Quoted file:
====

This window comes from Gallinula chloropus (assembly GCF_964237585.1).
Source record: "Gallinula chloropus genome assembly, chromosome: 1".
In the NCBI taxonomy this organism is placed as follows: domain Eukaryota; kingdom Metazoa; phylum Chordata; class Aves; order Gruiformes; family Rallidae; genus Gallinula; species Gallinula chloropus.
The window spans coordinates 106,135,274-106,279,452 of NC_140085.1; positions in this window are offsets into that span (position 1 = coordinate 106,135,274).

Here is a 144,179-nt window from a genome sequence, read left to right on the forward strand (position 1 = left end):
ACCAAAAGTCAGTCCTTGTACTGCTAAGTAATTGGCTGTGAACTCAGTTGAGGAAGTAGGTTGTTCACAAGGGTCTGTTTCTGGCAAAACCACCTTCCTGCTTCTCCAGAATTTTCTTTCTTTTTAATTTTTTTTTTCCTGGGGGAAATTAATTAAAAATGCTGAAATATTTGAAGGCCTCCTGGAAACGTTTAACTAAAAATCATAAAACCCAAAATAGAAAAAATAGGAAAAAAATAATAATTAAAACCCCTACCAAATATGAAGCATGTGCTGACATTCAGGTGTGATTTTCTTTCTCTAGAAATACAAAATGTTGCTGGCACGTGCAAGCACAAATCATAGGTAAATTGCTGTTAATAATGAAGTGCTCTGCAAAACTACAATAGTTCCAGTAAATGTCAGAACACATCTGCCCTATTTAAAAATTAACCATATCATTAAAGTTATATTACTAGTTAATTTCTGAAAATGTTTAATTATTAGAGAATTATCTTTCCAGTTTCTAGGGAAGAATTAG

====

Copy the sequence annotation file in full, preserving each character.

This window comes from Gallinula chloropus (assembly GCF_964237585.1).
Source record: "Gallinula chloropus genome assembly, chromosome: 1".
In the NCBI taxonomy this organism is placed as follows: domain Eukaryota; kingdom Metazoa; phylum Chordata; class Aves; order Gruiformes; family Rallidae; genus Gallinula; species Gallinula chloropus.
The window spans coordinates 106,135,274-106,279,452 of NC_140085.1; positions in this window are offsets into that span (position 1 = coordinate 106,135,274).

Here is a 144,179-nt window from a genome sequence, read left to right on the forward strand (position 1 = left end):
ACCAAAAGTCAGTCCTTGTACTGCTAAGTAATTGGCTGTGAACTCAGTTGAGGAAGTAGGTTGTTCACAAGGGTCTGTTTCTGGCAAAACCACCTTCCTGCTTCTCCAGAATTTTCTTTCTTTTTAATTTTTTTTTTCCTGGGGGAAATTAATTAAAAATGCTGAAATATTTGAAGGCCTCCTGGAAACGTTTAACTAAAAATCATAAAACCCAAAATAGAAAAAATAGGAAAAAAATAATAATTAAAACCCCTACCAAATATGAAGCATGTGCTGACATTCAGGTGTGATTTTCTTTCTCTAGAAATACAAAATGTTGCTGGCACGTGCAAGCACAAATCATAGGTAAATTGCTGTTAATAATGAAGTGCTCTGCAAAACTACAATAGTTCCAGTAAATGTCAGAACACATCTGCCCTATTTAAAAATTAACCATATCATTAAAGTTATATTACTAGTTAATTTCTGAAAATGTTTAATTATTAGAGAATTATCTTTCCAGTTTCTAGGGAAGAATTAG